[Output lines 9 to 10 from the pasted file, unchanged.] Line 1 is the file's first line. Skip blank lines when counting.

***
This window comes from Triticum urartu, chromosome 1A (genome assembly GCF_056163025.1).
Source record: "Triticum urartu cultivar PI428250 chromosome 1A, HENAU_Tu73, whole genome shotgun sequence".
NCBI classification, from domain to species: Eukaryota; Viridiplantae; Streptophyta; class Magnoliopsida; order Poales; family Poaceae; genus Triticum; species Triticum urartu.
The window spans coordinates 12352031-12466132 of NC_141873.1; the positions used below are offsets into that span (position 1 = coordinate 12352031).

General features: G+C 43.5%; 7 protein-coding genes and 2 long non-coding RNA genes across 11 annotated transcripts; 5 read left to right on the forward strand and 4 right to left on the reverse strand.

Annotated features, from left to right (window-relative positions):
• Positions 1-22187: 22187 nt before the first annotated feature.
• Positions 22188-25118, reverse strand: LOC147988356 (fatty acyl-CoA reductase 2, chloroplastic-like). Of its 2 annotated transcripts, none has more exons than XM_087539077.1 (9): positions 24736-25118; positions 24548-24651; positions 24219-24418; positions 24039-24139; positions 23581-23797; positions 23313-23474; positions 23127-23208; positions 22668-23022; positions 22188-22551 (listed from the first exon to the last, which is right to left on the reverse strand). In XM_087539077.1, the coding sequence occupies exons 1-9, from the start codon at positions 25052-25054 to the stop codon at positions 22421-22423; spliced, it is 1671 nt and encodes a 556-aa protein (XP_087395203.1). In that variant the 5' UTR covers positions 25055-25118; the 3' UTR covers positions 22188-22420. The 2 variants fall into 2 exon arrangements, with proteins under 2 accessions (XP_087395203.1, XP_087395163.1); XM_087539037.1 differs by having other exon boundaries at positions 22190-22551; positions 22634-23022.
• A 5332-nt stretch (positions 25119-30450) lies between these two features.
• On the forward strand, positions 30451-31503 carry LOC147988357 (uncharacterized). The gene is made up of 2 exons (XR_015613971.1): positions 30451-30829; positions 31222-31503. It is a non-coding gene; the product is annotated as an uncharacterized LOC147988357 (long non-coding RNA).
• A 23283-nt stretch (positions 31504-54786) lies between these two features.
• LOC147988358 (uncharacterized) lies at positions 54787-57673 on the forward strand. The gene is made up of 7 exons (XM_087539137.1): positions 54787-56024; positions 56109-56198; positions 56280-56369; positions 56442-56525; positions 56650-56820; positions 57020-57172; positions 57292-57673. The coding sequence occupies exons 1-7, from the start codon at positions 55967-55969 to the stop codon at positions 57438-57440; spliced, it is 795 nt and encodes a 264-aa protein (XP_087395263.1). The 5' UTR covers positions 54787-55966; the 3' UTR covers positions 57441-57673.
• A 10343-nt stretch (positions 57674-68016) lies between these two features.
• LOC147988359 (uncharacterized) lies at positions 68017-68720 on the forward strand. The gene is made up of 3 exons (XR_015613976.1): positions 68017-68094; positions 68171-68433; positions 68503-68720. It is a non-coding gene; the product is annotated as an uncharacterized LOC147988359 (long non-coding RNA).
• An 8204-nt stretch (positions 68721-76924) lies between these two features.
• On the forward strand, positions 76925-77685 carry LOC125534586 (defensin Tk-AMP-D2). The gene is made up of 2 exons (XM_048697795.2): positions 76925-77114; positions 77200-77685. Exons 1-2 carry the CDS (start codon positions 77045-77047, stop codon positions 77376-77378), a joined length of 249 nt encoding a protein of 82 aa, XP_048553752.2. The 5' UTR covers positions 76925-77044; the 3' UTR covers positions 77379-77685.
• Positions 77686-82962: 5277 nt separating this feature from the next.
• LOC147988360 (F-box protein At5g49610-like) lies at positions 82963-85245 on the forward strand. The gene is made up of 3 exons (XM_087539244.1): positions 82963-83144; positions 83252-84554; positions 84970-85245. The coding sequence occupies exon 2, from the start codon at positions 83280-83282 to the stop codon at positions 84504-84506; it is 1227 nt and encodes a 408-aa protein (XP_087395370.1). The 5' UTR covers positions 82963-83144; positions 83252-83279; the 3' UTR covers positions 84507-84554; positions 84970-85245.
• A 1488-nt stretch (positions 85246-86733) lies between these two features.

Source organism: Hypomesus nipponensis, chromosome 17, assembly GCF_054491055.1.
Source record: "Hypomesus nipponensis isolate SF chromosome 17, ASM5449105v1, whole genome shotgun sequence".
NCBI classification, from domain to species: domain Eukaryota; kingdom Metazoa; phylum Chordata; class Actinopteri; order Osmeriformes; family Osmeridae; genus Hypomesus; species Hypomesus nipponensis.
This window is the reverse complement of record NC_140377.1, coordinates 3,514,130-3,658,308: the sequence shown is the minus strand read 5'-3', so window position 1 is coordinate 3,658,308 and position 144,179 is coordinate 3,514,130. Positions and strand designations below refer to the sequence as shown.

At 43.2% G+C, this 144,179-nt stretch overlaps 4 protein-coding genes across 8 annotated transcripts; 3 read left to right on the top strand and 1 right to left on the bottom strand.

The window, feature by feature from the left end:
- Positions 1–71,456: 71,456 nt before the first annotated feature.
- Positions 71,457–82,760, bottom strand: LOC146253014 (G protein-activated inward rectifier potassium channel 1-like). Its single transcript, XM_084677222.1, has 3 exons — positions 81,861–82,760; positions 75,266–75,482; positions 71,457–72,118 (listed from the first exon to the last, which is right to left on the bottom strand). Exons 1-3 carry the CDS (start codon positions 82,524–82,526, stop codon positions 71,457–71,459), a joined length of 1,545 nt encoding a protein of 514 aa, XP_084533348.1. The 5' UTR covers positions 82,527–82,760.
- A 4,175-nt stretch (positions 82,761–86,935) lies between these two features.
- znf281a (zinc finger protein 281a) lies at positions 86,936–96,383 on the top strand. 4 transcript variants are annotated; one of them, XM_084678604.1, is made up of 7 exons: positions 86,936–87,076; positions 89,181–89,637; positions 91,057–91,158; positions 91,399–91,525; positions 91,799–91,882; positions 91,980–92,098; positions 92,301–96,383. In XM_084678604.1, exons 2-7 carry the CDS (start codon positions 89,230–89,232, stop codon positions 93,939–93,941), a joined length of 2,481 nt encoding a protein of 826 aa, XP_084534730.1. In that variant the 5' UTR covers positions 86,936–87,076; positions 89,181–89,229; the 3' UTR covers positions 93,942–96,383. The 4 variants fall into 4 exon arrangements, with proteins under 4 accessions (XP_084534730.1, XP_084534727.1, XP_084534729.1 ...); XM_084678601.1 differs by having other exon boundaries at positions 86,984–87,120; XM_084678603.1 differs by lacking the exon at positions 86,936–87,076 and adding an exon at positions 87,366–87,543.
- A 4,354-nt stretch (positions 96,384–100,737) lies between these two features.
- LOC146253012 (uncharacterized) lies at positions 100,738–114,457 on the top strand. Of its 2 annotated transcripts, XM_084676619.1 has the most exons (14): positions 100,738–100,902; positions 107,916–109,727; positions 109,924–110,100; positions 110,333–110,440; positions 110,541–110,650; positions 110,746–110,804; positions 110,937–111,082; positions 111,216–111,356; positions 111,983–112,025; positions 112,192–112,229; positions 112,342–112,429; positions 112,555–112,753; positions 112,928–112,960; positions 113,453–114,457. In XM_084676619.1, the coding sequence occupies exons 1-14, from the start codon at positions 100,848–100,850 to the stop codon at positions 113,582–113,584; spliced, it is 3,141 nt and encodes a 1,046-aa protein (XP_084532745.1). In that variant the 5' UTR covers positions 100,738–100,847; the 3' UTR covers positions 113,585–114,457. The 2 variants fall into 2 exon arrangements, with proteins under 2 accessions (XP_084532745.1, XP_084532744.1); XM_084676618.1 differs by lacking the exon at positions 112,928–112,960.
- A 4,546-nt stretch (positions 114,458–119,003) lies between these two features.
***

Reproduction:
• A 5332-nt stretch (positions 25119-30450) lies between these two features.
• On the forward strand, positions 30451-31503 carry LOC147988357 (uncharacterized). The gene is made up of 2 exons (XR_015613971.1): positions 30451-30829; positions 31222-31503. It is a non-coding gene; the product is annotated as an uncharacterized LOC147988357 (long non-coding RNA).